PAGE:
123. Mishnah Berurah 639:13; Sha’ar Hatziyun 639:33.

124. This includes even two people sitting together (Sefer Hasukkah, new edition, I, 29, footnote 11).

125. This definitely applies to wine and possibly to other beverages as well (Sha’ar Hatziyun 639:29).

126. Halichos Shlomo 9:9.

127. Shulchan Aruch 639:2.

128. Chiddushei R’ Akiva Eiger (Sukkah 25a) states that the mitzvah of sukkah entails a positive commandment to eat in the sukkah, rather than a negative commandment to refrain from doing so. Hence, one who has no ability to eat in the sukkah is not accomplishing anything by refraining from eating.

129. Beiur Halachah (639:7, ד”ה וכל הפטור) cites Olas Shmuel (98), who explains that it is for this reason that one who eats in the sukkah when it is raining is termed “a boor.” Shalmei Mo’ed (27, footnote 44) states that when R’ Shlomo Zalman Auerbach was younger, he would refrain from drinking outside of the sukkah when he went to the kosel, but he later changed this practice because it compromised his enjoyment of Yom Tov.

130. Talmud Yerushalmi (2:5) records that R’ Huna refrained from drinking when traveling on Sukkos, even though he was (a) a traveler, (b) thirsty, and (c) unable drink in the sukkah anyway. This Yerushalmi is cited by Magen Avraham (640:16), and Bikkurei Ya’akov (640:26) states that it is praiseworthy to act accordingly. Evidently, bearing the discomfort of thirst is praiseworthy even on Yom Tov, since it is done for the purpose of a mitzvah. This is unlike eating in the sukkah in the rain (for which one is termed “a boor”). Eating in the rain does not fulfill the mitzvah of sukkah at all, since it is not the manner in which one would live in his home (teshvu k’ein taduru). As for the first argument raised above, that one ostensibly accomplishes nothing by refraining from drinking outside the sukkah if he in any event cannot drink in a sukkah, R’ Nachum Perzovitz inferred from Rambam (6:6) that it is in fact praiseworthy to simply refrain from eating or drinking outside the sukkah. However, Kovetz Halachos (Kaminetzky p. 192) states that, indeed, it is only praiseworthy if one will later have this drink in a sukkah; otherwise (e.g., he has no ability to take the drink with him), he accomplishes nothing by waiting until later. See, also, Toras Hahalachah (Oved, p. 247).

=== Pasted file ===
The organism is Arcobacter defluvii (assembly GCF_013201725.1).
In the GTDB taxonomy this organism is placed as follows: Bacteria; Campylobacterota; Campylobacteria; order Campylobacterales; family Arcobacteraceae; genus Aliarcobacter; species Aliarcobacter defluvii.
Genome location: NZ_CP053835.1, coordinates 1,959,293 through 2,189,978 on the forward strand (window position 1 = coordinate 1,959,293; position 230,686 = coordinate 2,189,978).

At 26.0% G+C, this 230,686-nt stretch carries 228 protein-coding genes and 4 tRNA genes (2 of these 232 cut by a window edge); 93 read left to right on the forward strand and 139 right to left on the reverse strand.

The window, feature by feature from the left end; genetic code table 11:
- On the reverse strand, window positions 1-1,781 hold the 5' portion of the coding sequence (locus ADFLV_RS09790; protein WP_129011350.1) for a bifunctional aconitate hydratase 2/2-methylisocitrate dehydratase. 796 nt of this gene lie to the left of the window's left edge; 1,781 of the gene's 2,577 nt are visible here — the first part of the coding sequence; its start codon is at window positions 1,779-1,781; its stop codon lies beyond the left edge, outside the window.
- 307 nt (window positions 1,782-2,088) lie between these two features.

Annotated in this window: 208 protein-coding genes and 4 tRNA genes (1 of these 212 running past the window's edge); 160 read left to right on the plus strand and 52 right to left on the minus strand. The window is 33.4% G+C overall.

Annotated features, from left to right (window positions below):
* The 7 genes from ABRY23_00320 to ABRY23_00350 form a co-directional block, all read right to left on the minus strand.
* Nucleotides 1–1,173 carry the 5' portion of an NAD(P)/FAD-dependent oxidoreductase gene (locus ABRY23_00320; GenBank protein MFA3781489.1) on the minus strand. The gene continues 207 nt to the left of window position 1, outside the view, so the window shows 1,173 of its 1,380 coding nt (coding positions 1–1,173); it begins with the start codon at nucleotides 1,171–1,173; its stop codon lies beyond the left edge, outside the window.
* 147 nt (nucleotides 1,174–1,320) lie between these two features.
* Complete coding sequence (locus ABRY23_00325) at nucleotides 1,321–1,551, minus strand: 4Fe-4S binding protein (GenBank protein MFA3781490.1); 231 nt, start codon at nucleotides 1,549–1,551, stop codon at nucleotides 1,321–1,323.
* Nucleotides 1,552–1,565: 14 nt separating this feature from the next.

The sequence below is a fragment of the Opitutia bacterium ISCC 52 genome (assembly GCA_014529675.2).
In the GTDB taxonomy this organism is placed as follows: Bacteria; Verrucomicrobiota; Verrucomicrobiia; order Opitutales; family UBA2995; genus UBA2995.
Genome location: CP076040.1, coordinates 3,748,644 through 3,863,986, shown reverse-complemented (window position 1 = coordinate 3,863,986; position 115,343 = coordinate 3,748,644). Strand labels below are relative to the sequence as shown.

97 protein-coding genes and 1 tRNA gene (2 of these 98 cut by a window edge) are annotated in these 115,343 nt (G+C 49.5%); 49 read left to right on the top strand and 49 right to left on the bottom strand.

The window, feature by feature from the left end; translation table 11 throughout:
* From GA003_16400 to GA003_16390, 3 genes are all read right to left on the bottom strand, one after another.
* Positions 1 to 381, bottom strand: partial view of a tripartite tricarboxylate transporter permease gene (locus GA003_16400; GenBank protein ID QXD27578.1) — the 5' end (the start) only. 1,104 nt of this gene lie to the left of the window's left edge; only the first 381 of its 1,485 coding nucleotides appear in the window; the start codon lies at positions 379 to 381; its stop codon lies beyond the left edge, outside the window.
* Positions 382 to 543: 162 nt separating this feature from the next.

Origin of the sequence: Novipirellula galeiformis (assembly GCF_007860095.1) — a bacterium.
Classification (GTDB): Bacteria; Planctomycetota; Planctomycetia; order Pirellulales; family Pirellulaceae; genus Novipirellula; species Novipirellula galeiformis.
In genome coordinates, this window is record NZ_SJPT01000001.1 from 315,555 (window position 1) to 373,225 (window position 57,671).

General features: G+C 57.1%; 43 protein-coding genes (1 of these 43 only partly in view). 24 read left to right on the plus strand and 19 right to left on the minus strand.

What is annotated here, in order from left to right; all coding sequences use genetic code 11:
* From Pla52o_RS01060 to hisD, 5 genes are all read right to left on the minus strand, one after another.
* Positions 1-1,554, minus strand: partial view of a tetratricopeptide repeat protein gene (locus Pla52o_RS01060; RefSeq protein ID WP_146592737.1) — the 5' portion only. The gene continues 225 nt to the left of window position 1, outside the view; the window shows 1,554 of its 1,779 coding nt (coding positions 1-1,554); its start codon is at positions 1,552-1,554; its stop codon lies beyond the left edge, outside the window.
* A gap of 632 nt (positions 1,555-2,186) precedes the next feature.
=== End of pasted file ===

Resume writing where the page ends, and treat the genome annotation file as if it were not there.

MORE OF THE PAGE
131. 639:30. That is, irrespective of the issue of whether drinking wine requires a sukkah, havdalah, as an activity that is ordinarily done at home, should be done in the sukkah. Based on this reasoning, it would ostensibly apply even according to the opinions that wine does not require a sukkah; it would apply to one who is not drinking a full revi’is and to a person who is not actually drinking the wine, but merely hearing it from someone else. However, Sha’ar Hatziyun there states that one who ordinarily hears havdalah in shul may do so on Sukkos as well.

132. See Lu’ach Eretz Yisro’el.

133. Since the wine may not warrant the berachah, the berachah should rather be recited over the mezonos; see Luach Eretz Yisrael; Sefer Hasukkah, new edition, I, chapter 33, footnote 18. R’ Shlomo Zalman Auerbach, however, would recite the berachah before borei pri hagafen even when relying on the mezonos he ate afterwards (see Halichos Shlomo, 9, footnote 85; Sefer Hasukkah (new edition) II, p. 600.

134. Shulchan Aruch 299:9.